How to apply the leading-lagging terminology for standing wave loops?

How to apply the leading-lagging terminology for standing wave loops? Suppose we have standing wave:

$$y=10\sin(\frac{4\pi x}{5})\sin(10\pi t)$$

Then do we say that first loop (from $x=0$) is lagging by "$π$" radians or leading by "$π$" radians w.r.t the second loop?

There is no right or wrong as to which motion is leading/lagging the adjacent loop. There is a $\pi$ phase difference and you can choose whatever term (lead/lag) you like in whatever order of mentioning the loops you like.

• So there isn't any convention as such?
– user102705
Mar 17 '17 at 14:40
• They are mathematically identical for standing waves. Mar 17 '17 at 14:41
• @YashasSamaga Indeed they are. I wanted to ensure if there is any convention to be followed while using the leading-lagging terminology in standing waves.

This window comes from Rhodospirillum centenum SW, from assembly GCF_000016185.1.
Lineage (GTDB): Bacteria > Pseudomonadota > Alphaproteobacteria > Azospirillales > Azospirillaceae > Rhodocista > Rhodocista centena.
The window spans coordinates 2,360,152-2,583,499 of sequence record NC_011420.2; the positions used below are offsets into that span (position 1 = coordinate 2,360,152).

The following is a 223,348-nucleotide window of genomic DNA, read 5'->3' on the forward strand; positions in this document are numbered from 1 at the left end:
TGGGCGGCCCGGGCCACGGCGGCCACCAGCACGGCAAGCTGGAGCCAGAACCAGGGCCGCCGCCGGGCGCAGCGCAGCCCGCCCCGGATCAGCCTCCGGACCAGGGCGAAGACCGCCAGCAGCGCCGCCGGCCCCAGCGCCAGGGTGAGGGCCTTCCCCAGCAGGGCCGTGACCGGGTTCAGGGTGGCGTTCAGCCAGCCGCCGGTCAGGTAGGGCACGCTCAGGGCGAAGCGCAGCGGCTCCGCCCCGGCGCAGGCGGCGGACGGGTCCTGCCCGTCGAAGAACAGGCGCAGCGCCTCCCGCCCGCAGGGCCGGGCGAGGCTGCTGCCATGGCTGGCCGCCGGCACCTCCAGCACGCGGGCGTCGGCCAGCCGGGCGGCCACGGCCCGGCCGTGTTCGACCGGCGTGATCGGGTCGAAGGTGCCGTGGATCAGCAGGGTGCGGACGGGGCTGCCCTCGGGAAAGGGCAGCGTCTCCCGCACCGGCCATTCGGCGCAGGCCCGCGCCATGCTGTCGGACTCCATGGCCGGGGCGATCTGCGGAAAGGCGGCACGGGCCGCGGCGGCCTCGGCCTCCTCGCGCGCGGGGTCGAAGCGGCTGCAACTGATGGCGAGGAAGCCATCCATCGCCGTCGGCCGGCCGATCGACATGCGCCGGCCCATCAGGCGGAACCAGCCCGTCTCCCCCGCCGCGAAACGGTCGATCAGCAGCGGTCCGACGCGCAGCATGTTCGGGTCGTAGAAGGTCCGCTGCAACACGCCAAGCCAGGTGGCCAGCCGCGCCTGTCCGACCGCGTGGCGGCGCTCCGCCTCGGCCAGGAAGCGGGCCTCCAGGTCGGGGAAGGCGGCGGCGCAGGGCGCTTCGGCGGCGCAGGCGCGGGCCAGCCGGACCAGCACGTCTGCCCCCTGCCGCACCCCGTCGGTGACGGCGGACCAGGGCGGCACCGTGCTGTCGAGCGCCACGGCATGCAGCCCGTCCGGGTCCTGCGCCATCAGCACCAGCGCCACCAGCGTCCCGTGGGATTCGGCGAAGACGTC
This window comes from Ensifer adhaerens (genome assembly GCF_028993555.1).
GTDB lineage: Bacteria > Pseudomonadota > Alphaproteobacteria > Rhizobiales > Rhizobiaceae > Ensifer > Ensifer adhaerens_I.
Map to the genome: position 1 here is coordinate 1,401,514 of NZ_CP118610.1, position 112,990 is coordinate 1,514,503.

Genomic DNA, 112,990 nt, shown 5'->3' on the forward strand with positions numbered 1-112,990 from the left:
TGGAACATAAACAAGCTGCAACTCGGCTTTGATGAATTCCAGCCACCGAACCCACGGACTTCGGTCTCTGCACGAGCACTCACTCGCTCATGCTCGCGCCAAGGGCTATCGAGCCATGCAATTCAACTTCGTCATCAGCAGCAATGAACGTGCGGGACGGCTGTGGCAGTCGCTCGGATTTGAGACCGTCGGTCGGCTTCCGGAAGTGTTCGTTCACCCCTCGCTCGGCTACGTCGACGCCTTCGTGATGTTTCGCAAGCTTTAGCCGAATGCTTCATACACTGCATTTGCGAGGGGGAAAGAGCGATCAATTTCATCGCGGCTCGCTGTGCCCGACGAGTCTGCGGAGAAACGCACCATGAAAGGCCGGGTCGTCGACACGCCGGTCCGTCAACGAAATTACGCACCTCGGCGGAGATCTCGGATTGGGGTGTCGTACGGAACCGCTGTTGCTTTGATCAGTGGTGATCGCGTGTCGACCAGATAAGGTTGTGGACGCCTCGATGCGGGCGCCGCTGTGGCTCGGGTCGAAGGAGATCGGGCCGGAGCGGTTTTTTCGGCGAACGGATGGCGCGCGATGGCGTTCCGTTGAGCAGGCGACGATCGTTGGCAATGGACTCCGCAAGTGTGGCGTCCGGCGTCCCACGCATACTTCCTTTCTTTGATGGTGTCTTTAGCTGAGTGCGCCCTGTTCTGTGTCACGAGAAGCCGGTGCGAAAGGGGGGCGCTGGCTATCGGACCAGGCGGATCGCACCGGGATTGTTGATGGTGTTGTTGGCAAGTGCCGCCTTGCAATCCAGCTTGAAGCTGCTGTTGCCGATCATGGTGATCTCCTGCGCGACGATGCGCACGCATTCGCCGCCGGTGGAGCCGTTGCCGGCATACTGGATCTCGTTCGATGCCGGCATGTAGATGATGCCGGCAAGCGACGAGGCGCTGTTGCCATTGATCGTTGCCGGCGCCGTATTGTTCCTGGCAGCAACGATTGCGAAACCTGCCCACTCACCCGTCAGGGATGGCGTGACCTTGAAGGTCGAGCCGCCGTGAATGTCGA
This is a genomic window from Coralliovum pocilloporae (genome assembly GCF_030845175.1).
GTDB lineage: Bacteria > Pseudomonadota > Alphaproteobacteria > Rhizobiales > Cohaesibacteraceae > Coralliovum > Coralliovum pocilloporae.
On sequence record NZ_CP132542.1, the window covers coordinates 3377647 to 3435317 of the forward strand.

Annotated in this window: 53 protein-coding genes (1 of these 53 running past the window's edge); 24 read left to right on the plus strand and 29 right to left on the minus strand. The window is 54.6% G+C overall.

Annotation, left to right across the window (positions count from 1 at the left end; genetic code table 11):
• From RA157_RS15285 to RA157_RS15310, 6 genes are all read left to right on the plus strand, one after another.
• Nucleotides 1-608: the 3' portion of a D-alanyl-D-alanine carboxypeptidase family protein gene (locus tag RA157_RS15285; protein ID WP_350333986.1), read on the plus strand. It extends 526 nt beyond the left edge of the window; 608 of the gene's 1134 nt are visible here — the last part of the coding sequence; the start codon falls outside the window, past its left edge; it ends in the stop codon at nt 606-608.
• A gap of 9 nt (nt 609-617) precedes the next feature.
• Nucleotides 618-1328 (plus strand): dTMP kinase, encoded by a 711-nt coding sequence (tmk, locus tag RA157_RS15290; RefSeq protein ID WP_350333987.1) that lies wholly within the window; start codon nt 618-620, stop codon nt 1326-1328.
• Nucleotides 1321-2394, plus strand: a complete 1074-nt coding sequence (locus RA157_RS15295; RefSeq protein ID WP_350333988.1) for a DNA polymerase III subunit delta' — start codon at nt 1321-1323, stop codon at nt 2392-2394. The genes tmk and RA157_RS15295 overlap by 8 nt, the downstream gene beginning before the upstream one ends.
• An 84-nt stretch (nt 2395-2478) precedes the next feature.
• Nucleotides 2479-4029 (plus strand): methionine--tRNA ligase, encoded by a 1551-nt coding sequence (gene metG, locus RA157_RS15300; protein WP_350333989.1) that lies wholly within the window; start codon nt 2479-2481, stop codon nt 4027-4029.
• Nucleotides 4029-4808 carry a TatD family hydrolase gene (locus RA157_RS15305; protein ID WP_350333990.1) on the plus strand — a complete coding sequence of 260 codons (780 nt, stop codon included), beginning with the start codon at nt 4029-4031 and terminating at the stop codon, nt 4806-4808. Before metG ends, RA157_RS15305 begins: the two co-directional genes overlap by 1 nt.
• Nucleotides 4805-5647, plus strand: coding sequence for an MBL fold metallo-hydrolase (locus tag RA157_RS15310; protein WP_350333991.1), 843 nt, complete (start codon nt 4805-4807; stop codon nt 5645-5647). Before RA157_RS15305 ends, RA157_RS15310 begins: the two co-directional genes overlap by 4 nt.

– user102705
Mar 17 '17 at 14:42
• Not in this example. Usually you can say that motion A does something and then later motion B does whatever motion A was doing. So for a right travelling wave there is a direction and particles to the right lag behind those to the left. There is no such reference point here. Mar 17 '17 at 14:45

If you take a picture of the standing wave at some instant, you would see something similar to the image shown below. The particles between the first and the second node are moving downwards (or upwards). The particles between the second and the third node are moving upwards (or downwards). The particles of the two sections are off by a phase difference of $\pi$.

Adjacent loops are always out of phase by $\pi$ and only $\pi$.

If your question was which term to use, i.e: 'leading' or 'lagging', you can use any term as they are mathematically equivalent because the phase difference is $\pi$.

• This does not answer my question.
– user102705
Mar 17 '17 at 14:39
• I was wondering if you were actually the difference between lagging and leading phase difference in the case of standing waves. If that was the question, then which term you use does not matter because they mean the same as the difference is $\pi$. Mar 17 '17 at 14:41